Microsoft's Windows 365 Delivers Cloud PC Access For As Low As $20 Per Month

windows 365 pricing revealed
Back in July, Microsoft announced a cloud-based Windows experience called Windows 365 that would allow anyone on any device to work with Windows. As reported, the service launched on August 2nd, and now pricing is available, ranging from $20 to $162 per user per month, depending on specifications.

Windows 365 sits somewhere between full infrastructure as a service, like AWS, and platform as a service, like Microsoft’s Azure cloud service. It allows businesses to easily deploy and scale a Windows environment up to 300 seats in Windows 365 Business and from 300 users to infinity with Windows 365 Enterprise. For each end-user, as Christiaan Brinkhoff explains in a blog post, “It is your personalized desktop, apps, data, settings, and content streamed securely from the cloud directly to your device.”

business pricing  windows 365 pricing revealed

We can now finally see what pricing looks like for this service, and there is definitely some sticker shock. At the lowest tier, you can get one vCPU, 2GB of RAM, and 64GB of storage for $20 if you are an Enterprise customer or $24 if you are a Business customer. However, you can save $4 on any configuration if you qualify for the Windows Hybrid Benefit. This benefit or discount is available to Windows 365 Business customers who have endpoint devices with valid Windows 10 Pro licenses which are then tied to the Windows 365 Business license.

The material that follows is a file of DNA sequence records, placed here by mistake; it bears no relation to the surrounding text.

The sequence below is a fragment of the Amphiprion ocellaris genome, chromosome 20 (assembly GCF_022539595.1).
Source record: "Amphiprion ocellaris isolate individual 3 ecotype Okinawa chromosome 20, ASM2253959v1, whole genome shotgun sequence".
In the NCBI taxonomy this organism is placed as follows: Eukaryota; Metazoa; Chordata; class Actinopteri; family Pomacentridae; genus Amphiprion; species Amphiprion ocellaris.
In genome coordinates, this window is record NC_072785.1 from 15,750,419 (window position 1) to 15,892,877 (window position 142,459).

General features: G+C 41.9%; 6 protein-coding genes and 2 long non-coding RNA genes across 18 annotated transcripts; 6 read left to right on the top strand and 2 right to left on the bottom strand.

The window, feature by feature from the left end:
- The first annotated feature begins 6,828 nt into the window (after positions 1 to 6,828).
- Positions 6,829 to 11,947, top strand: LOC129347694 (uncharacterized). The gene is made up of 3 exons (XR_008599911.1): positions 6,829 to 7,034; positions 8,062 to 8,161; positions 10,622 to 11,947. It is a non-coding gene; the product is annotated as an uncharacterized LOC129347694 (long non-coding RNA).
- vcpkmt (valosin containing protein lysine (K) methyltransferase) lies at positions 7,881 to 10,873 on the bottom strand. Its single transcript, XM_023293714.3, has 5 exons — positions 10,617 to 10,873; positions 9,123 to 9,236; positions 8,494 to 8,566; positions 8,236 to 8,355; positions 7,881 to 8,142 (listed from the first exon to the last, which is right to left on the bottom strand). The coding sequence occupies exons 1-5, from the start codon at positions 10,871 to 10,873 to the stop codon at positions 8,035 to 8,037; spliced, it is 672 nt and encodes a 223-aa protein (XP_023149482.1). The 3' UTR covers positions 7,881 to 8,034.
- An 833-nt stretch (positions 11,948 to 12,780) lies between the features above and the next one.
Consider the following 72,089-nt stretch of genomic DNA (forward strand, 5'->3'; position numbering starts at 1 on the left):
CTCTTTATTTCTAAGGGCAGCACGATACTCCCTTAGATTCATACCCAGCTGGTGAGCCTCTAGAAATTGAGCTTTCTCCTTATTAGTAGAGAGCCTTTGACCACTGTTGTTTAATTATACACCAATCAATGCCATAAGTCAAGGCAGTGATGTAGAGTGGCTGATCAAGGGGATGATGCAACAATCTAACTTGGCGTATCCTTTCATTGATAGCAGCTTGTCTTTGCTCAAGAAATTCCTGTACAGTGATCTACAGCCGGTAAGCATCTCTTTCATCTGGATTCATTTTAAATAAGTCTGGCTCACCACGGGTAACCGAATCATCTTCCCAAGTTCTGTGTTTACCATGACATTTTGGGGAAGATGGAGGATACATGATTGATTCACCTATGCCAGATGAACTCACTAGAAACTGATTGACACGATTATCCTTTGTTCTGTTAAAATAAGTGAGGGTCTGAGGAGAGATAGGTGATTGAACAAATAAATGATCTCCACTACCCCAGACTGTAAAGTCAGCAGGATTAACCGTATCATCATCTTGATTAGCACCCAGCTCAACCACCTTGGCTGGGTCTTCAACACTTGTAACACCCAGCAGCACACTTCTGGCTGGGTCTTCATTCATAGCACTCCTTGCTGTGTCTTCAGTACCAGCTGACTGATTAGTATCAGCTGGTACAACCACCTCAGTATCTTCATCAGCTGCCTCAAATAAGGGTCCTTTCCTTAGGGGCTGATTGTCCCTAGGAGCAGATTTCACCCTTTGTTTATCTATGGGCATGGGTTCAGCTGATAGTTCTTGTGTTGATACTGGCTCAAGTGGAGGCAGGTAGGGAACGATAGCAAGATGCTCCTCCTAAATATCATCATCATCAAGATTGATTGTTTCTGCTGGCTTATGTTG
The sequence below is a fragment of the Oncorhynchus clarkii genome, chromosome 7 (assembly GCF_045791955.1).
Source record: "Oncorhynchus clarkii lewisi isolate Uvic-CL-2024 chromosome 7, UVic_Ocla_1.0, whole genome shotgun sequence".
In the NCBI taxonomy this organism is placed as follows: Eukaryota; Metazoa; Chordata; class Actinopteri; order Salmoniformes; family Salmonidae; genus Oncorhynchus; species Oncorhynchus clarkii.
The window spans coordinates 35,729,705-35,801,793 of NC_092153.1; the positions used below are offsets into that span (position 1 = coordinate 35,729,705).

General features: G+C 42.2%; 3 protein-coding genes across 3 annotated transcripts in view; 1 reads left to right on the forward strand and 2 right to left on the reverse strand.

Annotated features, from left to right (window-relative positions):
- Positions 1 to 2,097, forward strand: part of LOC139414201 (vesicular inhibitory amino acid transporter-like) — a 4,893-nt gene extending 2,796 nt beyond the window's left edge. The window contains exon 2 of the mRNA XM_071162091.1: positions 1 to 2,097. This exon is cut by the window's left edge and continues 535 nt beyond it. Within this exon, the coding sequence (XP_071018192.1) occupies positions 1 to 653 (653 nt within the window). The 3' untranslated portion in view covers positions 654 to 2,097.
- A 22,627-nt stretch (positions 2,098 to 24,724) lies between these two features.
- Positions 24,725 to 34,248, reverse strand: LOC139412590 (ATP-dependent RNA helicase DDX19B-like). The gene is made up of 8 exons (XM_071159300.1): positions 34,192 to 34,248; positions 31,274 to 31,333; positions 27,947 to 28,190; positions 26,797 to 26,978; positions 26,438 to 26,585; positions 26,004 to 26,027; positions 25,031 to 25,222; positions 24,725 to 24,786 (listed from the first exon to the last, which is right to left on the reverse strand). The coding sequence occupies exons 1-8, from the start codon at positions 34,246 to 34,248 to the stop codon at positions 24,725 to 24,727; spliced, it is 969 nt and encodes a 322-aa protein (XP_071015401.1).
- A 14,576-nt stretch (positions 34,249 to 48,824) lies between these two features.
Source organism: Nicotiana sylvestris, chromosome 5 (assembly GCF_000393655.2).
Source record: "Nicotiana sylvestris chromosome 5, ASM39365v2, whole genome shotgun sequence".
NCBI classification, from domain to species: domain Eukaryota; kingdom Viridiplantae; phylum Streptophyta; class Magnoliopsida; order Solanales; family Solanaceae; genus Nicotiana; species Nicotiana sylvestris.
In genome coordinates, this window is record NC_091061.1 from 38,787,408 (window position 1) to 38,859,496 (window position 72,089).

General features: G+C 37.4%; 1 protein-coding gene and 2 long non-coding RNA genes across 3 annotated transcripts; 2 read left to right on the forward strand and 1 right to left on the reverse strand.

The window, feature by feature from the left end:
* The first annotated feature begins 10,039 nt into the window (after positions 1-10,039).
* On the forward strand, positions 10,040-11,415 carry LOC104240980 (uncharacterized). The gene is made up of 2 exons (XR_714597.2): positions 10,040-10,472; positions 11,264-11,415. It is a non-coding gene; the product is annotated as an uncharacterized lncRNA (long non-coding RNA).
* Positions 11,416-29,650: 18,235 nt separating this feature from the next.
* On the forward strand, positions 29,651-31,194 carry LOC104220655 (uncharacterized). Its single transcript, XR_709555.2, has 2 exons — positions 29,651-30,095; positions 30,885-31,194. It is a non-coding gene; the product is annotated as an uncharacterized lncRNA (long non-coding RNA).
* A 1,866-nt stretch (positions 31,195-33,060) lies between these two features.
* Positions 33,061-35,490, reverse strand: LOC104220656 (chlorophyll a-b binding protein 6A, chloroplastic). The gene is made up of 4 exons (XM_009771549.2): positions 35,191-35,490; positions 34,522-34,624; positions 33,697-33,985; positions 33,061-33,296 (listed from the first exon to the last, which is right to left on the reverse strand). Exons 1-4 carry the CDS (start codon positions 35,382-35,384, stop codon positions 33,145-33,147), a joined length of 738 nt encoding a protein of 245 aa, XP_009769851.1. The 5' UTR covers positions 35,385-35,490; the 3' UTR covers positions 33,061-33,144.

enterprise pricing windows 365 pricing revealed

At the high end of the spectrum, customers can select up to 8 vCPUs, 32GB of RAM, and 512GB of RAM for a considerable $162 per user per month at maximum. Again, if you qualify for the Hybrid Benefit as a Business customer, you can save $4 here too.

Though all the prices may seem high, this is not a service for everyone and every business. Moreover, there are only some use cases for this, so IT administrators should assess their needs and wants before jumping into Windows 365. However, if you do jump in and buy services in volume, Microsoft likely offers pretty good discounts, which they would not show by default for business reasons. Perhaps the Redmond, Washington-based company will also offer a cheaper, more consumer-oriented version of Windows 365 in the future, so stay tuned to HotHardware as we keep an eye out for that.